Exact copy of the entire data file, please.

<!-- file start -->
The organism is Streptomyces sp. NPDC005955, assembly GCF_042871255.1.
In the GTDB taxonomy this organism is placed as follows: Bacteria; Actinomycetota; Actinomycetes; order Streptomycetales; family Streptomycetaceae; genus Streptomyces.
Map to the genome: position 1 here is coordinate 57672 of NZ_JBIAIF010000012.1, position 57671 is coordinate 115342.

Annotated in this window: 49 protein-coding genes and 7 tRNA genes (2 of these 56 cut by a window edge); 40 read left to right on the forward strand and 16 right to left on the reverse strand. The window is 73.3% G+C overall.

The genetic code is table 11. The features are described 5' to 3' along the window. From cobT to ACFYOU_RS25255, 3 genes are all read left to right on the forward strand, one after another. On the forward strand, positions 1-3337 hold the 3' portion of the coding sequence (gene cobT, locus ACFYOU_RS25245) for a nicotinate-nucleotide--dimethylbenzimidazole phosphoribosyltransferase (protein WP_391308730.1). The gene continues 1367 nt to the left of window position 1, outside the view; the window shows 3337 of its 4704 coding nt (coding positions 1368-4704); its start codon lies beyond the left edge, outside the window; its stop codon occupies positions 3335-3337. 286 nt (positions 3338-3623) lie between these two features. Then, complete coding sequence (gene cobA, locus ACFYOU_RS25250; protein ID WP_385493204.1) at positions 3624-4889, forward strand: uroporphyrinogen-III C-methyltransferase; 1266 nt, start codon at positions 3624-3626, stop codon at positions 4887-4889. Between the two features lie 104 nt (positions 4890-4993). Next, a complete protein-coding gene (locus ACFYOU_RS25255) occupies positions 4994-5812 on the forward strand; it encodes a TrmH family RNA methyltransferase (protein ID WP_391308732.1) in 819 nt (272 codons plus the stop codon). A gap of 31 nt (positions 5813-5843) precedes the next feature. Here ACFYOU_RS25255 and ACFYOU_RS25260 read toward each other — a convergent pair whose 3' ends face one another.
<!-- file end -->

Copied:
The organism is Streptomyces sp. NPDC005955, assembly GCF_042871255.1.
In the GTDB taxonomy this organism is placed as follows: Bacteria; Actinomycetota; Actinomycetes; order Streptomycetales; family Streptomycetaceae; genus Streptomyces.
Map to the genome: position 1 here is coordinate 57672 of NZ_JBIAIF010000012.1, position 57671 is coordinate 115342.

Annotated in this window: 49 protein-coding genes and 7 tRNA genes (2 of these 56 cut by a window edge); 40 read left to right on the forward strand and 16 right to left on the reverse strand. The window is 73.3% G+C overall.

The genetic code is table 11. The features are described 5' to 3' along the window. From cobT to ACFYOU_RS25255, 3 genes are all read left to right on the forward strand, one after another. On the forward strand, positions 1-3337 hold the 3' portion of the coding sequence (gene cobT, locus ACFYOU_RS25245) for a nicotinate-nucleotide--dimethylbenzimidazole phosphoribosyltransferase (protein WP_391308730.1). The gene continues 1367 nt to the left of window position 1, outside the view; the window shows 3337 of its 4704 coding nt (coding positions 1368-4704); its start codon lies beyond the left edge, outside the window; its stop codon occupies positions 3335-3337. 286 nt (positions 3338-3623) lie between these two features. Then, complete coding sequence (gene cobA, locus ACFYOU_RS25250; protein ID WP_385493204.1) at positions 3624-4889, forward strand: uroporphyrinogen-III C-methyltransferase; 1266 nt, start codon at positions 3624-3626, stop codon at positions 4887-4889. Between the two features lie 104 nt (positions 4890-4993). Next, a complete protein-coding gene (locus ACFYOU_RS25255) occupies positions 4994-5812 on the forward strand; it encodes a TrmH family RNA methyltransferase (protein ID WP_391308732.1) in 819 nt (272 codons plus the stop codon). A gap of 31 nt (positions 5813-5843) precedes the next feature. Here ACFYOU_RS25255 and ACFYOU_RS25260 read toward each other — a convergent pair whose 3' ends face one another.